Sumitomo Machinery Corporation of America (SMA), part of Sumitomo Drive Technologies, is one of the largest manufacturers of machinery in Japan—and the global leader in power transmission knowledge and innovation. OTP proudly distributes Sumitomo products to our customers.
This year, Sumitomo is celebrating its 50th anniversary. Ron Smith, CEO and President, has spent 25 years with Sumitomo. As part of its anniversary celebration, Mr. Smith was recently interviewed to talk about the company, its successes and its future.
Tell me about Sumitomo and how the company has evolved over time—
Ron Smith: “The humble beginnings formed with two Japanese expats in New Jersey in a small leased facility. Shortly after hiring local engineers and office staff, they targeted industries where traditional gear reducers were problematic. With the capabilities of the unique patented Cyclo®, it quickly gained a notable reputation for world-class quality, reliability and long life—even in the most severe environments such as saw mills and steel plants. With demand growing, the company signed distributor agreements and focused on creating partnerships with customers across the United States.”
What makes SMA standout from the competition?
Ron Smith: “The people make Sumitomo stand apart. That may sound like a cliché, but attracting and retaining the best people with strong personal character and passion has been the key to Sumitomo’s success. We can teach individuals the necessary skills to excel at a job, but character and passion cannot be taught.
It’s these kind of people that can differentiate a company, and this is definitely true at SMA. I’m sure you can see that I really value these personal characteristics, and they support one of our core values, which is respect for human dignity. Respect goes a long way in motivating your work force and creating customer loyalty.”
Why is community involvement—such as the Foodbank—important to you and to SMA?
Ron Smith: “To be truly successful in business, you need to consider all of your stakeholders in the business: the employees, customers, shareholders and the community, and make sure you are addressing all of their needs. Sumitomo employees wanted to support a local organization that serves our neighbors. The ability to provide a basic need such as food is a way to give something back to the community. It has a direct impact. This particular cause holds a special place for me as well because, as one of eight children growing up, food was scarce. The incredible generosity of our employees helps ensure that our neighbors do not go to bed hungry.”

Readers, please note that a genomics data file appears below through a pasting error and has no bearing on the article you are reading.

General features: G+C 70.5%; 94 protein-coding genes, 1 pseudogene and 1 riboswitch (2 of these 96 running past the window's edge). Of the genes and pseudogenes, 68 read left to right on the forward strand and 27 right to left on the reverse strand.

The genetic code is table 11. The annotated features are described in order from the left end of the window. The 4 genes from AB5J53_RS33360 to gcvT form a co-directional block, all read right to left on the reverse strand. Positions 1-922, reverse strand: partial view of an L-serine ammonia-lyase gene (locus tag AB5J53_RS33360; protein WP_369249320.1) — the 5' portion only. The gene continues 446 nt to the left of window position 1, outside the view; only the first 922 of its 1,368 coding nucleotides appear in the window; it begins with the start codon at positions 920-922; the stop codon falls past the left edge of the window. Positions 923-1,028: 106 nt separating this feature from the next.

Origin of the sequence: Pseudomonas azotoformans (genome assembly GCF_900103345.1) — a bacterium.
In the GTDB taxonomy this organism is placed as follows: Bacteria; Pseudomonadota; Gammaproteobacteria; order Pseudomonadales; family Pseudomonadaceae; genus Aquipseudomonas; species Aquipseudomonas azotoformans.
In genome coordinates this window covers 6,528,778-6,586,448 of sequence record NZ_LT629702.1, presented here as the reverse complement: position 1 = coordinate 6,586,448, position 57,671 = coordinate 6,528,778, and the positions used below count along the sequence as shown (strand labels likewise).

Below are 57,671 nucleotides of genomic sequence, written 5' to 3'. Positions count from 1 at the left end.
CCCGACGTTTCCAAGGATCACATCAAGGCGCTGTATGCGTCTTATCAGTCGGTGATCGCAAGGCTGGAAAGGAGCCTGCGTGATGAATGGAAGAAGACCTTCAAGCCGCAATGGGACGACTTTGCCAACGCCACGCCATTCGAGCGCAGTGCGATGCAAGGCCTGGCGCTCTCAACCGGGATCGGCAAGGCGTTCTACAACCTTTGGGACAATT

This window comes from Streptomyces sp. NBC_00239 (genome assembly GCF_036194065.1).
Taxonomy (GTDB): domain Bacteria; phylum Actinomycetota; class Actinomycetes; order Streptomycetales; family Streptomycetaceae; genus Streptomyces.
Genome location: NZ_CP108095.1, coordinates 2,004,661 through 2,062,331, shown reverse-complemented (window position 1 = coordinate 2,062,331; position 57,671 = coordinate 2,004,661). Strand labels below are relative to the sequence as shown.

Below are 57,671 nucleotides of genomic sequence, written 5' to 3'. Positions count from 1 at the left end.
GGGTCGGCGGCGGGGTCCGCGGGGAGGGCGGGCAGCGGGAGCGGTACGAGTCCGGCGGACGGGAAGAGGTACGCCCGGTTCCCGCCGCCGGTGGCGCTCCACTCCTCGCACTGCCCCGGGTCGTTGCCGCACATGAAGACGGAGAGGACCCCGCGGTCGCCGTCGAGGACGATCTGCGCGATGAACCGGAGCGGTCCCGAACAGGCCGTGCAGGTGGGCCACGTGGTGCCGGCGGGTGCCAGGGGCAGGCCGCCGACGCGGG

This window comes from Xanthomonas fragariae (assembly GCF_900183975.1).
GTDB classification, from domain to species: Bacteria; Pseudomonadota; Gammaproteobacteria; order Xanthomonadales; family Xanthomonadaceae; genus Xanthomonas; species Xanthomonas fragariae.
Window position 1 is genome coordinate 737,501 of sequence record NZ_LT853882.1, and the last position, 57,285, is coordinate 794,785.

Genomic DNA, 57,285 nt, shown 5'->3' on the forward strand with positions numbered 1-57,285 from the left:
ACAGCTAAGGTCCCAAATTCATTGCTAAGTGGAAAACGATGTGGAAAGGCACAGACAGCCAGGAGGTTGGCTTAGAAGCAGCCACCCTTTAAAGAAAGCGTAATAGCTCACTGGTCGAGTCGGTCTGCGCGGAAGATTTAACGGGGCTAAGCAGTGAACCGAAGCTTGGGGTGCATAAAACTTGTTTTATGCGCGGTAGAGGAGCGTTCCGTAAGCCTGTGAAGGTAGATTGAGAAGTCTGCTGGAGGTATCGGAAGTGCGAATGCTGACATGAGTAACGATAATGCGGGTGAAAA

Growing up did you ever imagine being a CEO of a company like Sumitomo Machinery Corporation of America?
Ron Smith: “In one word, no. [laughter]. I was always an ambitious kid, but I figured out at a fairly young age that working would be in my future. At age 15, I got my first job as a dishwasher. It went from hard work to praise, then praise to hard work. It was a cycle that pushed me. Plus, I was lucky to be surrounded by people who mentored me. I really learned to look at people who were successful and emulate them. Mentorship is ingrained in our culture.”
Who are your role models?
Ron Smith: “Honestly, I have so many. I definitely do not look at celebrities or public people as role models per se. I look up to and admire good people, everyday people who are honest, modest, hard-working, and who take personal responsibility for themselves. Just ’good citizens.’ That’s what I strive to be.”
How has being a father influenced your outlook on life and approach to the company?
Ron Smith: “I have three daughters, and it has truly been the most joyous experience of my life. Being a father had a tremendous influence on my approach because it was the best leadership training I ever received. My wife and I were twenty years old when my first daughter was born, and then we had our second daughter two years later. Shortly thereafter, I became a single father, at the ripe age of 24. It was a life-changing event. Life became very serious. With a lot of help from family, I was able to raise my daughters. I eventually remarried and had my third daughter. The skills I developed throughout those experiences served me throughout my life—patience, consistency, fairness, and telling them ‘why’. I saw that I got much better results by not only telling them my expectations, but explaining the reasons behind them. It was great training for this job—learning to lead by example.”
What does the future hold for SMA?
Ron Smith: “No one can predict the future, but I believe the future for this company is bright. The company is financially strong. At around 600 people, we work together throughout our many facilities to serve our customers. We maintain our strong benefit plan, keep security for families, and continue to be good community members. It’s been an honor and a privilege to hold the position as long as I have, and I look forward to the future of the company.”